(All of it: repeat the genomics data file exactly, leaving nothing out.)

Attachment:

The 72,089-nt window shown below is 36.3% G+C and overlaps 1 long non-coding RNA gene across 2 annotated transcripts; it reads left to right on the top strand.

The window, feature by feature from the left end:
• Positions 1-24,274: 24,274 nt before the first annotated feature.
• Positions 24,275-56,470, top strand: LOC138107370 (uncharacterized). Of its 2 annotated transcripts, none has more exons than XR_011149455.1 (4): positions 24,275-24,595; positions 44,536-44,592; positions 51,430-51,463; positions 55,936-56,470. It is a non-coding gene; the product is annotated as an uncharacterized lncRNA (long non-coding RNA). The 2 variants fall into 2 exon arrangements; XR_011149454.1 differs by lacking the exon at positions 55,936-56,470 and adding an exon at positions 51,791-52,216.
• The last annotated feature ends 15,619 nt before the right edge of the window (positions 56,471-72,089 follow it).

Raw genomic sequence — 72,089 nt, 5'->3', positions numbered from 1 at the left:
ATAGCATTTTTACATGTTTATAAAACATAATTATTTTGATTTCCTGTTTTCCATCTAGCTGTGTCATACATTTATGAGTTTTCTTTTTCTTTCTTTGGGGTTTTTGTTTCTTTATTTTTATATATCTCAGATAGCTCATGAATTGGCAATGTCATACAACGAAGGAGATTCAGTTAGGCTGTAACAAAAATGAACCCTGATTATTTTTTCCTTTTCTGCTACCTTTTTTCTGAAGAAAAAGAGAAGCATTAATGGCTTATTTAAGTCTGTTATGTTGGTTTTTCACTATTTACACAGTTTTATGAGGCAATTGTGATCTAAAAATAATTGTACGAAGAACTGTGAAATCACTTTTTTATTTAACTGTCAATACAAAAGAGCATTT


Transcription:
The 72,089-nt window shown below is 36.3% G+C and overlaps 1 long non-coding RNA gene across 2 annotated transcripts; it reads left to right on the top strand.

The window, feature by feature from the left end:
• Positions 1-24,274: 24,274 nt before the first annotated feature.
• Positions 24,275-56,470, top strand: LOC138107370 (uncharacterized). Of its 2 annotated transcripts, none has more exons than XR_011149455.1 (4): positions 24,275-24,595; positions 44,536-44,592; positions 51,430-51,463; positions 55,936-56,470. It is a non-coding gene; the product is annotated as an uncharacterized lncRNA (long non-coding RNA). The 2 variants fall into 2 exon arrangements; XR_011149454.1 differs by lacking the exon at positions 55,936-56,470 and adding an exon at positions 51,791-52,216.
• The last annotated feature ends 15,619 nt before the right edge of the window (positions 56,471-72,089 follow it).

Raw genomic sequence — 72,089 nt, 5'->3', positions numbered from 1 at the left:
ATAGCATTTTTACATGTTTATAAAACATAATTATTTTGATTTCCTGTTTTCCATCTAGCTGTGTCATACATTTATGAGTTTTCTTTTTCTTTCTTTGGGGTTTTTGTTTCTTTATTTTTATATATCTCAGATAGCTCATGAATTGGCAATGTCATACAACGAAGGAGATTCAGTTAGGCTGTAACAAAAATGAACCCTGATTATTTTTTCCTTTTCTGCTACCTTTTTTCTGAAGAAAAAGAGAAGCATTAATGGCTTATTTAAGTCTGTTATGTTGGTTTTTCACTATTTACACAGTTTTATGAGGCAATTGTGATCTAAAAATAATTGTACGAAGAACTGTGAAATCACTTTTTTATTTAACTGTCAATACAAAAGAGCATTT